Posting this in case anyone else runs into a similar situation when using
layer.cutBetweenPoints()—the Python API version of the Knife tool. Very important workaround to know about.
When the “cut line” intersects points, the results can be strange and unexpected. It might add new points, floating and separate from the paths, near the intersecting point you tried to cut through. Or, it might connect two separate paths, as shown here…
▲ Expected result
▲ Actual result
▲ Actual result (paths pulled apart to see what’s going on)
At first I thought the solution might be to perform a series of cuts, rather than a single cut through all paths. I spent a whole day writing a script to determine which parts of the cut line went through positive “black” space and which through negative “white” space, then perform cuts through the positive space. This solved the above example of accidentally connected paths, but it still had issues when cutting through points. For example, when cutting through the
O glyph’s two circular paths, if one of the on-curve points had a Y position of
300, and I cut horizontally across all paths at
300, that part of the
O would not cut in half. Instead, some extra points would be created that float nearby the point I tried to cut through.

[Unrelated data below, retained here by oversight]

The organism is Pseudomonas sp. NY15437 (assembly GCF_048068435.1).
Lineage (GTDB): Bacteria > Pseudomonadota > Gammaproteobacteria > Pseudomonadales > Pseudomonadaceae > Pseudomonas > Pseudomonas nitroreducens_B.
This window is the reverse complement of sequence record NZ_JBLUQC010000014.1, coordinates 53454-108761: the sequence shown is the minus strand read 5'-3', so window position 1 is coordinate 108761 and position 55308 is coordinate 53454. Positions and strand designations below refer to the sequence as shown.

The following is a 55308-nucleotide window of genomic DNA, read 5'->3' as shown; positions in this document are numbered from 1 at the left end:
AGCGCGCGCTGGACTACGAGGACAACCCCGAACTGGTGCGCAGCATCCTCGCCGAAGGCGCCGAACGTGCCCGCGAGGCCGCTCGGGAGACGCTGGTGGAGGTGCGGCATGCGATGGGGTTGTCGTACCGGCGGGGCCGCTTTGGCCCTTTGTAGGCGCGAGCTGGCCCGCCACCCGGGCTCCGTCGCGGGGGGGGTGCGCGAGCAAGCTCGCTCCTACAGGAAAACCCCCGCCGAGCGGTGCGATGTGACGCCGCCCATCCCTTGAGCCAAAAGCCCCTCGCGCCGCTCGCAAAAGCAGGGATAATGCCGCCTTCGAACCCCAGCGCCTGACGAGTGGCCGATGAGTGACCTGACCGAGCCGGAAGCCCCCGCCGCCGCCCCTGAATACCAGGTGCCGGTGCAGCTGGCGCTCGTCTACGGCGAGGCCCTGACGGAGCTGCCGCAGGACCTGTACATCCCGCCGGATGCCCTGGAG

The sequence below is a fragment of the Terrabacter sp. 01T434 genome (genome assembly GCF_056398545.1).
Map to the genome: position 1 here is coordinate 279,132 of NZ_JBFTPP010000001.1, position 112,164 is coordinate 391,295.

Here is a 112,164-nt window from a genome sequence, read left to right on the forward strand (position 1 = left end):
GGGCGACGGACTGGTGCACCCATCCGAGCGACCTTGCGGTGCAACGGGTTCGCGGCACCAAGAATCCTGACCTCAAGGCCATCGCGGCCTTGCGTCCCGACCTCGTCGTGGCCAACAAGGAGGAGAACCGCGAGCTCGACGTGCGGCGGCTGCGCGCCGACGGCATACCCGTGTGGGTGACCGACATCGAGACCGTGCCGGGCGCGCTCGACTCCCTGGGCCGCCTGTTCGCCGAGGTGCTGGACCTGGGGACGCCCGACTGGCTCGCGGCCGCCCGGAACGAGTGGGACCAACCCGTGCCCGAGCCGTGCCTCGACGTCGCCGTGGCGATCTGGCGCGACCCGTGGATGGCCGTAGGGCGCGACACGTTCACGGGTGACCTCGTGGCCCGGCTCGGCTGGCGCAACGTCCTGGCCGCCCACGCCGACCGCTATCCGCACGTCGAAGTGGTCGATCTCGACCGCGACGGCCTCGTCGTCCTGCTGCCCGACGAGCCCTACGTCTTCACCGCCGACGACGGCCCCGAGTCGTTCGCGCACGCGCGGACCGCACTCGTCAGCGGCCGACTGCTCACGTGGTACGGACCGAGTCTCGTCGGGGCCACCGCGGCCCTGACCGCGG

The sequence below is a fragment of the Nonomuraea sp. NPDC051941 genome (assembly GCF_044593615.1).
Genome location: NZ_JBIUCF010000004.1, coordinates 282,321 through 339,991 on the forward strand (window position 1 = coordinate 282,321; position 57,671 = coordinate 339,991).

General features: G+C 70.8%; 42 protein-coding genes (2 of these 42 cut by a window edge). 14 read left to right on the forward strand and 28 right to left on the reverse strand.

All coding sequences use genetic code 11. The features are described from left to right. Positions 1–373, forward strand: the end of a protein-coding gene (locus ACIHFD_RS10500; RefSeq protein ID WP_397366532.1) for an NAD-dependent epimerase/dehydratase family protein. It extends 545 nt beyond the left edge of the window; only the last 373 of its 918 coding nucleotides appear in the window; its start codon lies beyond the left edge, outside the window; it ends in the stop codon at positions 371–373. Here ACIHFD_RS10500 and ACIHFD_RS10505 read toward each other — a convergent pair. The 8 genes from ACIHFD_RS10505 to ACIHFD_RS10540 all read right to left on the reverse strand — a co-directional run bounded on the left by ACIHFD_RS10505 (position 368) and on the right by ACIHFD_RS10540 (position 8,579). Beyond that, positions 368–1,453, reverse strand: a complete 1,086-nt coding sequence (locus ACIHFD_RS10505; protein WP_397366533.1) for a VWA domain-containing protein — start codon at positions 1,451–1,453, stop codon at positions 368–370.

Instead of cutting along a grid line (for example, horizontally at a Y position of
300), cut nearby that point—like at
300.1 . Points snap to the grid, and so will the results of the Knife /
cutBetweenPoints() operation; but the cut line itself can be anywhere in between grid lines.
Painfully simple. I threw away the day’s worth of code I’d written, and adopted this solution. It works reliably. I also assume this is why the issue is so rare when using the Knife tool—when we click with a pointer, the computer registers our click position with super high precision (ex: coordinates might be 4.0001, 300.019999 instead of 4, 300), so it’s super unlikely that we’ll cut directly through a point.
@GeorgSeifert, if this behavior and workaround is avoidable, it would be a great improvement.